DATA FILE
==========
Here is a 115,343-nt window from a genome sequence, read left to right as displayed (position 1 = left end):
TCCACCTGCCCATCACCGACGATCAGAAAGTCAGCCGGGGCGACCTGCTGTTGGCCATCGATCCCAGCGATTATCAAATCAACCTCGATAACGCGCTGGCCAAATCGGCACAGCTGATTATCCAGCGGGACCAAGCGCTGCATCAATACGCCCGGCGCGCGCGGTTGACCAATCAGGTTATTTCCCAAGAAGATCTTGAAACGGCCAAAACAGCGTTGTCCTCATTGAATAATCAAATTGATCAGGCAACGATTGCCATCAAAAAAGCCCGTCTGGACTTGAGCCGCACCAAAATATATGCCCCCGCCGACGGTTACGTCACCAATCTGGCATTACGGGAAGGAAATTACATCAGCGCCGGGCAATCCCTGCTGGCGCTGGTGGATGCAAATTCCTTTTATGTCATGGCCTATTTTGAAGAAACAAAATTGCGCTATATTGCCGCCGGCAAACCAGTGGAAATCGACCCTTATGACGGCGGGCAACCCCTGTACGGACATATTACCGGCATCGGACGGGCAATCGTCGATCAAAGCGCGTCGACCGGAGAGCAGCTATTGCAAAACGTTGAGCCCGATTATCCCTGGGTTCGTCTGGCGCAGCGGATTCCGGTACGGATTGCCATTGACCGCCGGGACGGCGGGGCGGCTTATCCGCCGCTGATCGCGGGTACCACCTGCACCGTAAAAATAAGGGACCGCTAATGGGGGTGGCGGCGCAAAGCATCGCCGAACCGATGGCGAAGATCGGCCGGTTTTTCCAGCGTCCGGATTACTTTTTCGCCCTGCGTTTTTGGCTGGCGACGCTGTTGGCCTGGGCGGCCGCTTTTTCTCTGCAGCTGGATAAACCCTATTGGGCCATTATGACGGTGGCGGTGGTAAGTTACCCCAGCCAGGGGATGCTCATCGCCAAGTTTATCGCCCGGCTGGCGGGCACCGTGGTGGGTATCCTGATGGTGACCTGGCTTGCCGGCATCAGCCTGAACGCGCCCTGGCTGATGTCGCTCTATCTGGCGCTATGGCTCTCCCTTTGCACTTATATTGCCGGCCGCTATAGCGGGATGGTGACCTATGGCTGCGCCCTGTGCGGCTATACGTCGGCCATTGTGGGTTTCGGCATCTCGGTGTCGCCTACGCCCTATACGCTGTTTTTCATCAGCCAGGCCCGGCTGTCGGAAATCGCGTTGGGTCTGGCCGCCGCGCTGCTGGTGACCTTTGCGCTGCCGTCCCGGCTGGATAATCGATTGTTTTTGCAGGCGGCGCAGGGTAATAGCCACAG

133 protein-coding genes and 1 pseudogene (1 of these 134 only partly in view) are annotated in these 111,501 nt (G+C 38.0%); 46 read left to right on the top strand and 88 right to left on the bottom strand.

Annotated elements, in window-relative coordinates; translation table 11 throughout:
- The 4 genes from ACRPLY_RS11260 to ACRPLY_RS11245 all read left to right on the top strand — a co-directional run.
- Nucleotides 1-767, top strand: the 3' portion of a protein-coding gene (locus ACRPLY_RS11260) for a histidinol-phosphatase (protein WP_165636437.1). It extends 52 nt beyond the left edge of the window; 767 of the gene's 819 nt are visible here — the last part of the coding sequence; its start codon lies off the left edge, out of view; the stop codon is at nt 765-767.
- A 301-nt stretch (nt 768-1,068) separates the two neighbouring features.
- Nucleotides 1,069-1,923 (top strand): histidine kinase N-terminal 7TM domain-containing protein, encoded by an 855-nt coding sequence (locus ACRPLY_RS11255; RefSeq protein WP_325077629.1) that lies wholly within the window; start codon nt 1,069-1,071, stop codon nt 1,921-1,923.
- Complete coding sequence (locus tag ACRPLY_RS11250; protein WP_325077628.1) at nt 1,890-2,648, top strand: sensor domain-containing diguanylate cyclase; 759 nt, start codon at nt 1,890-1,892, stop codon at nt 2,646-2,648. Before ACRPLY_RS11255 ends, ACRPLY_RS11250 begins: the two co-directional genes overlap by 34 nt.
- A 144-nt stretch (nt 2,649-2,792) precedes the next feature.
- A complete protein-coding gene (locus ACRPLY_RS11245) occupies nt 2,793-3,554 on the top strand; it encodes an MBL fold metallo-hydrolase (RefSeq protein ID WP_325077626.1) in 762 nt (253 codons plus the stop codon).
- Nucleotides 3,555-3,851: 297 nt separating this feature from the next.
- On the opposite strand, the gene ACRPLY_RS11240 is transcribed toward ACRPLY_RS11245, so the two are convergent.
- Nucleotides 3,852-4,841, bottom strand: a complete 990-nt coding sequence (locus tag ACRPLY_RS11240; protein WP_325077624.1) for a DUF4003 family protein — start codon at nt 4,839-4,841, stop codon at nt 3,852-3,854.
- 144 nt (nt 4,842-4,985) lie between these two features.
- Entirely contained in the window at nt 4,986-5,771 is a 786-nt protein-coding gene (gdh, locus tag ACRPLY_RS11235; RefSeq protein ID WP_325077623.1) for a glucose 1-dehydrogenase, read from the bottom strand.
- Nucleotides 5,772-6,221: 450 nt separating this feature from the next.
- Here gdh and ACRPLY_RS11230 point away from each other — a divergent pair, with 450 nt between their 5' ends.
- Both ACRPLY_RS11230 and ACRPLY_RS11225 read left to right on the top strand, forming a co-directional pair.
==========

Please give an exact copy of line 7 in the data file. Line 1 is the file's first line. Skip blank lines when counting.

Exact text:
- A 301-nt stretch (nt 768-1,068) separates the two neighbouring features.